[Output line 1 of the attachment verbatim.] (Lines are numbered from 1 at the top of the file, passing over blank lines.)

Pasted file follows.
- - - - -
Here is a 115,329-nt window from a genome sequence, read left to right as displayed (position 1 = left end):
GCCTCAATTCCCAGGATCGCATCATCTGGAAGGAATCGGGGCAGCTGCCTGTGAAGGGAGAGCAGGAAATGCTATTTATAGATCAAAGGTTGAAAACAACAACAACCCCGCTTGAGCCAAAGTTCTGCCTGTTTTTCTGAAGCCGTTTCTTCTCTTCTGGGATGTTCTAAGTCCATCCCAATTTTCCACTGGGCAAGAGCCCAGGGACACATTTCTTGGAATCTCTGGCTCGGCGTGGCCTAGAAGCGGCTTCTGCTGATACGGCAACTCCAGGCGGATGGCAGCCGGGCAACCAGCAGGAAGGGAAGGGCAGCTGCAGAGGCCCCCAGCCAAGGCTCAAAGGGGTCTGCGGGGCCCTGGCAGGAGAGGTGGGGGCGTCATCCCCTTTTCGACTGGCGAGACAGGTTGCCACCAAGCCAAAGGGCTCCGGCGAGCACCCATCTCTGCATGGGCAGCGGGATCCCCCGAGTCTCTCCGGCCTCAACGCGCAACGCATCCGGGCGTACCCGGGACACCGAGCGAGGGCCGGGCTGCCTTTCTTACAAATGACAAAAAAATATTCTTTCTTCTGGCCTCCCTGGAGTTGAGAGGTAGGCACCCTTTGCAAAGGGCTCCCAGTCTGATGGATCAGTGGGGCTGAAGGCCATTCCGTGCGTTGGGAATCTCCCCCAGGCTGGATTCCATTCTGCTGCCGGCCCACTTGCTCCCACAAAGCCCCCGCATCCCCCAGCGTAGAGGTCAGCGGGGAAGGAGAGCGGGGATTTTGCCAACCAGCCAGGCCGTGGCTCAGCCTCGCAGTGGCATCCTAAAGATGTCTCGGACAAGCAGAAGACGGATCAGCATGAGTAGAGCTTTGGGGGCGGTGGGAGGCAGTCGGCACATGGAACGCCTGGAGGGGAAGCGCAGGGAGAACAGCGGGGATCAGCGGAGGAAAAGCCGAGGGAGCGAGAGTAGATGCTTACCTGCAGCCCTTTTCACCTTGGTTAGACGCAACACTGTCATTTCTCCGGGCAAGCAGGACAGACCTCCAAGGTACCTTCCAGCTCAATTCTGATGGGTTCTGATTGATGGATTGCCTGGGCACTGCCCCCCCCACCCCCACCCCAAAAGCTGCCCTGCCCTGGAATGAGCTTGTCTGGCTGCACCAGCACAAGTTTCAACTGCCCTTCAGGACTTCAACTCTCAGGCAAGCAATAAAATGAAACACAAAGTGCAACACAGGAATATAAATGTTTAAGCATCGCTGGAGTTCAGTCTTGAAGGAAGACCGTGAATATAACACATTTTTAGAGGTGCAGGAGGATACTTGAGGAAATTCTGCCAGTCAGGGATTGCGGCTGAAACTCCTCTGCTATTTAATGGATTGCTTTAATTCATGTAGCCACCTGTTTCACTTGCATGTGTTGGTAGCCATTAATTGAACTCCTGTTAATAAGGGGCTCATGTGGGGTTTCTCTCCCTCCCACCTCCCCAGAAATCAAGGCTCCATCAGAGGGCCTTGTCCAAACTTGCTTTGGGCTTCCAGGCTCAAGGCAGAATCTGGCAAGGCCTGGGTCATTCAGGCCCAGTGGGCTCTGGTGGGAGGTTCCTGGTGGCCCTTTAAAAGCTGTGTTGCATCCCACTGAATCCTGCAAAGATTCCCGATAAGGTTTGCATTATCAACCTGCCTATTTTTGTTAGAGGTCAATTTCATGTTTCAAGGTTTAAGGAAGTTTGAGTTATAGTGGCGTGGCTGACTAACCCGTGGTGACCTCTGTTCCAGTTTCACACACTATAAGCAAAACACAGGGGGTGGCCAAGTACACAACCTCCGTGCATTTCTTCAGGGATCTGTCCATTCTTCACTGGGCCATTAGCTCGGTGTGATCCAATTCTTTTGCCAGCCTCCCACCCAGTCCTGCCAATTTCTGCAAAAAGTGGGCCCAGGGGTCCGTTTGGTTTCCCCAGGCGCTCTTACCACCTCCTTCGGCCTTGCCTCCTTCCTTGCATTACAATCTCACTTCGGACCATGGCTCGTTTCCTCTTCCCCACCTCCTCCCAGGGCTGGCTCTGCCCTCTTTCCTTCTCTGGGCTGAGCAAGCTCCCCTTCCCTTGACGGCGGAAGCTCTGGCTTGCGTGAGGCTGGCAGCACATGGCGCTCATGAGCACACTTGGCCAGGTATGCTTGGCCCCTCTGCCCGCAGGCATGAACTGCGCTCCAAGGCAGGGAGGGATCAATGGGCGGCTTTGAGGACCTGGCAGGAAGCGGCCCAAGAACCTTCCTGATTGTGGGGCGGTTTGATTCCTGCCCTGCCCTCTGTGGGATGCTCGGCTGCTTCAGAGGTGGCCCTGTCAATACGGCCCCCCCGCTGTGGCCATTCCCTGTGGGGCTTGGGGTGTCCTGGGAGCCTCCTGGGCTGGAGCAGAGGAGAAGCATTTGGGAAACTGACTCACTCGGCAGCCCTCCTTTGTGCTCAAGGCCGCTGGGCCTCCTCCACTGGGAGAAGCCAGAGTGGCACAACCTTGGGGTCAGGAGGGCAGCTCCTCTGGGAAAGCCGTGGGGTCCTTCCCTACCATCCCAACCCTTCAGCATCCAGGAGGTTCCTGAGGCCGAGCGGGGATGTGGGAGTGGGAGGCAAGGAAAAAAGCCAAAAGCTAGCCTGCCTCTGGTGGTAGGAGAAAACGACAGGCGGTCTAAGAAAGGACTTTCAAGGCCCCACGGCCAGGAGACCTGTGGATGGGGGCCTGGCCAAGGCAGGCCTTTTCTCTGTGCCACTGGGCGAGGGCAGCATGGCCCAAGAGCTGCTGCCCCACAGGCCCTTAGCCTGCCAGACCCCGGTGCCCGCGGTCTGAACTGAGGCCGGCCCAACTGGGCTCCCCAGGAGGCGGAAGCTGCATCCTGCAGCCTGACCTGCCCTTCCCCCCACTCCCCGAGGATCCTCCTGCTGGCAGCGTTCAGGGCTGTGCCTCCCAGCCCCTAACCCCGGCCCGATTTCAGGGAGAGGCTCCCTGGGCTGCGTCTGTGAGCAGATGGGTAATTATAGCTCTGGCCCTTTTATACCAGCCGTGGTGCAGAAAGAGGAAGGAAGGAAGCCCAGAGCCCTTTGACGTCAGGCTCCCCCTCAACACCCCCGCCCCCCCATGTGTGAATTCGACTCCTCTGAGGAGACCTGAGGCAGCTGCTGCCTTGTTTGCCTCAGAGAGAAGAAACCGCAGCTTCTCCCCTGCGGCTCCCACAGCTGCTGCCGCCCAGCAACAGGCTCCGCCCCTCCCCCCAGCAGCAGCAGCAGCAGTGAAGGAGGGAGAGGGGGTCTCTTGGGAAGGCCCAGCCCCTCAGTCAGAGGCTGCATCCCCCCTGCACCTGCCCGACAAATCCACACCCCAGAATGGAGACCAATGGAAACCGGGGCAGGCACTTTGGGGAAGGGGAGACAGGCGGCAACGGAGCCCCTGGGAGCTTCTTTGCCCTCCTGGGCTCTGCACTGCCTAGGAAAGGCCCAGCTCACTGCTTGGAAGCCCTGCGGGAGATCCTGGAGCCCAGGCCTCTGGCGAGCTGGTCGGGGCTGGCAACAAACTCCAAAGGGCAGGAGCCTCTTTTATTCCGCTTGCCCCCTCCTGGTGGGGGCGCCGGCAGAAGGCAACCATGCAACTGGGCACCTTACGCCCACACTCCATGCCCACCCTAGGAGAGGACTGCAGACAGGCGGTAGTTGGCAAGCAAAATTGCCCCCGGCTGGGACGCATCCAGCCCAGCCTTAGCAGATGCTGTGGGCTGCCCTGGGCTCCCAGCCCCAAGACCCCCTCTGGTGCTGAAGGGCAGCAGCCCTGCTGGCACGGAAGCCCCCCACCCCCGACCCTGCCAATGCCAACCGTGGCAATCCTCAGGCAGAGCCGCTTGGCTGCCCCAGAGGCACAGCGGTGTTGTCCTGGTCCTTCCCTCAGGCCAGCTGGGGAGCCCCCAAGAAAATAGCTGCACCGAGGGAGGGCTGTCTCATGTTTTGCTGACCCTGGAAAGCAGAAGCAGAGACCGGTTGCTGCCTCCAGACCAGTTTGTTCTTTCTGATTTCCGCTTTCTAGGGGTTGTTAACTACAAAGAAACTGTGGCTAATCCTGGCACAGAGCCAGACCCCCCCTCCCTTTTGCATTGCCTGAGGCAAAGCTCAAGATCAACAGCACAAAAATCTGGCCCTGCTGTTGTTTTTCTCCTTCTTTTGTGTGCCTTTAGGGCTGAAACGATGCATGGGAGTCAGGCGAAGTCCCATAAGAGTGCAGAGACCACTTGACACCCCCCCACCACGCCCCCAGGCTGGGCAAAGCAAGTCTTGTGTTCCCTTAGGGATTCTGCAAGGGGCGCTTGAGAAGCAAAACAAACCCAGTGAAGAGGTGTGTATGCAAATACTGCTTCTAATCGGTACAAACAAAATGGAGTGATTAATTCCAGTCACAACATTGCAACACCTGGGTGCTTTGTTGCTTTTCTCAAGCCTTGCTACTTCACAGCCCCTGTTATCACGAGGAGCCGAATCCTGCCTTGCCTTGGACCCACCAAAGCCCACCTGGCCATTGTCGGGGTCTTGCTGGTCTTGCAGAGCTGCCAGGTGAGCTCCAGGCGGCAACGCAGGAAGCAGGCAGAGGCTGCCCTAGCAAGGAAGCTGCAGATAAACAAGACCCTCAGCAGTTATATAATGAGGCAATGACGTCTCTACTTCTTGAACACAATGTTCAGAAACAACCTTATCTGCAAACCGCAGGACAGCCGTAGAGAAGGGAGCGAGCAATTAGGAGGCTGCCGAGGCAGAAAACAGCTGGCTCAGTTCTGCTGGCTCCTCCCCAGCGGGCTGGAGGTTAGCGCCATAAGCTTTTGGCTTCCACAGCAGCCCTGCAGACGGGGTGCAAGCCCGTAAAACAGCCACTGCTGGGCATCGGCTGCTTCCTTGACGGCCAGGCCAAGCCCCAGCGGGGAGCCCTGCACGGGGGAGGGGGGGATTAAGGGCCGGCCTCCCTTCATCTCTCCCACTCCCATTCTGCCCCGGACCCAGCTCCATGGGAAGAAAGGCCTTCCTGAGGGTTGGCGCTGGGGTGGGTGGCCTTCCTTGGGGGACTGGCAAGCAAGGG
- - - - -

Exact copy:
Here is a 115,329-nt window from a genome sequence, read left to right as displayed (position 1 = left end):